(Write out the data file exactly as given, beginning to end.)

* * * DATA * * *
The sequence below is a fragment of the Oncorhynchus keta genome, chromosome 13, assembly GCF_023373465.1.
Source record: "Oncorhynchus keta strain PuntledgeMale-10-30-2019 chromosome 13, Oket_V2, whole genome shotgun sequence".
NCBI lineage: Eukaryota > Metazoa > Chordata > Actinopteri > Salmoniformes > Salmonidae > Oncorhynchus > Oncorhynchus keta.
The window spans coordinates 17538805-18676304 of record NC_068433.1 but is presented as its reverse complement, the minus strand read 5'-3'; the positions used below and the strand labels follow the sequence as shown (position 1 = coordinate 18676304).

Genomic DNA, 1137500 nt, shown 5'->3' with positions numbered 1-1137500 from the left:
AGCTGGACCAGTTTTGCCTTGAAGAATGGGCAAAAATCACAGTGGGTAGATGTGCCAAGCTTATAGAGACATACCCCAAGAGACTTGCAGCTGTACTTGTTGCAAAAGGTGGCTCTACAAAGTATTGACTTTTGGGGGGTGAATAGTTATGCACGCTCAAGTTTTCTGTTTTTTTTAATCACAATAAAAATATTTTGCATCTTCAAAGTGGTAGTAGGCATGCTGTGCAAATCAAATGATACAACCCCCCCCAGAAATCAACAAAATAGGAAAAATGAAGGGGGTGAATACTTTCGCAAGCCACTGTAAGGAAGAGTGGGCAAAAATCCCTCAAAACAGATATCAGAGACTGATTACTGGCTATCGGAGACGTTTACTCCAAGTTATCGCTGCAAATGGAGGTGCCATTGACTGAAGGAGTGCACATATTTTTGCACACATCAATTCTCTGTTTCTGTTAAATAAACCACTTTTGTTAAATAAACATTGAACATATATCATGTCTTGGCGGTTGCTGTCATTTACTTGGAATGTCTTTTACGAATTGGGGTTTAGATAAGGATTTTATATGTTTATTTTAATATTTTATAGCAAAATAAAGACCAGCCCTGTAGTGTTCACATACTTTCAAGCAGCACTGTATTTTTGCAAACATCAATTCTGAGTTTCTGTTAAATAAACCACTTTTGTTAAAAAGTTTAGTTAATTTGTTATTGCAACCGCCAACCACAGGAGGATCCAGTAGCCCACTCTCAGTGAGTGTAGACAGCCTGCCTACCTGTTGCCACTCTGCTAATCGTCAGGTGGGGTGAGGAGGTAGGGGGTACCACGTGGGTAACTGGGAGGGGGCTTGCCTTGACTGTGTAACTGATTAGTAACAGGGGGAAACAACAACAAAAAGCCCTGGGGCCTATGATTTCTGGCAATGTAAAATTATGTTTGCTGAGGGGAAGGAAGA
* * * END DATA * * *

The sequence below is a fragment of the Oncorhynchus keta genome, chromosome 13, assembly GCF_023373465.1.
Source record: "Oncorhynchus keta strain PuntledgeMale-10-30-2019 chromosome 13, Oket_V2, whole genome shotgun sequence".
NCBI lineage: Eukaryota > Metazoa > Chordata > Actinopteri > Salmoniformes > Salmonidae > Oncorhynchus > Oncorhynchus keta.
The window spans coordinates 17538805-18676304 of record NC_068433.1 but is presented as its reverse complement, the minus strand read 5'-3'; the positions used below and the strand labels follow the sequence as shown (position 1 = coordinate 18676304).

Genomic DNA, 1137500 nt, shown 5'->3' with positions numbered 1-1137500 from the left:
AGCTGGACCAGTTTTGCCTTGAAGAATGGGCAAAAATCACAGTGGGTAGATGTGCCAAGCTTATAGAGACATACCCCAAGAGACTTGCAGCTGTACTTGTTGCAAAAGGTGGCTCTACAAAGTATTGACTTTTGGGGGGTGAATAGTTATGCACGCTCAAGTTTTCTGTTTTTTTTAATCACAATAAAAATATTTTGCATCTTCAAAGTGGTAGTAGGCATGCTGTGCAAATCAAATGATACAACCCCCCCCAGAAATCAACAAAATAGGAAAAATGAAGGGGGTGAATACTTTCGCAAGCCACTGTAAGGAAGAGTGGGCAAAAATCCCTCAAAACAGATATCAGAGACTGATTACTGGCTATCGGAGACGTTTACTCCAAGTTATCGCTGCAAATGGAGGTGCCATTGACTGAAGGAGTGCACATATTTTTGCACACATCAATTCTCTGTTTCTGTTAAATAAACCACTTTTGTTAAATAAACATTGAACATATATCATGTCTTGGCGGTTGCTGTCATTTACTTGGAATGTCTTTTACGAATTGGGGTTTAGATAAGGATTTTATATGTTTATTTTAATATTTTATAGCAAAATAAAGACCAGCCCTGTAGTGTTCACATACTTTCAAGCAGCACTGTATTTTTGCAAACATCAATTCTGAGTTTCTGTTAAATAAACCACTTTTGTTAAAAAGTTTAGTTAATTTGTTATTGCAACCGCCAACCACAGGAGGATCCAGTAGCCCACTCTCAGTGAGTGTAGACAGCCTGCCTACCTGTTGCCACTCTGCTAATCGTCAGGTGGGGTGAGGAGGTAGGGGGTACCACGTGGGTAACTGGGAGGGGGCTTGCCTTGACTGTGTAACTGATTAGTAACAGGGGGAAACAACAACAAAAAGCCCTGGGGCCTATGATTTCTGGCAATGTAAAATTATGTTTGCTGAGGGGAAGGAAGA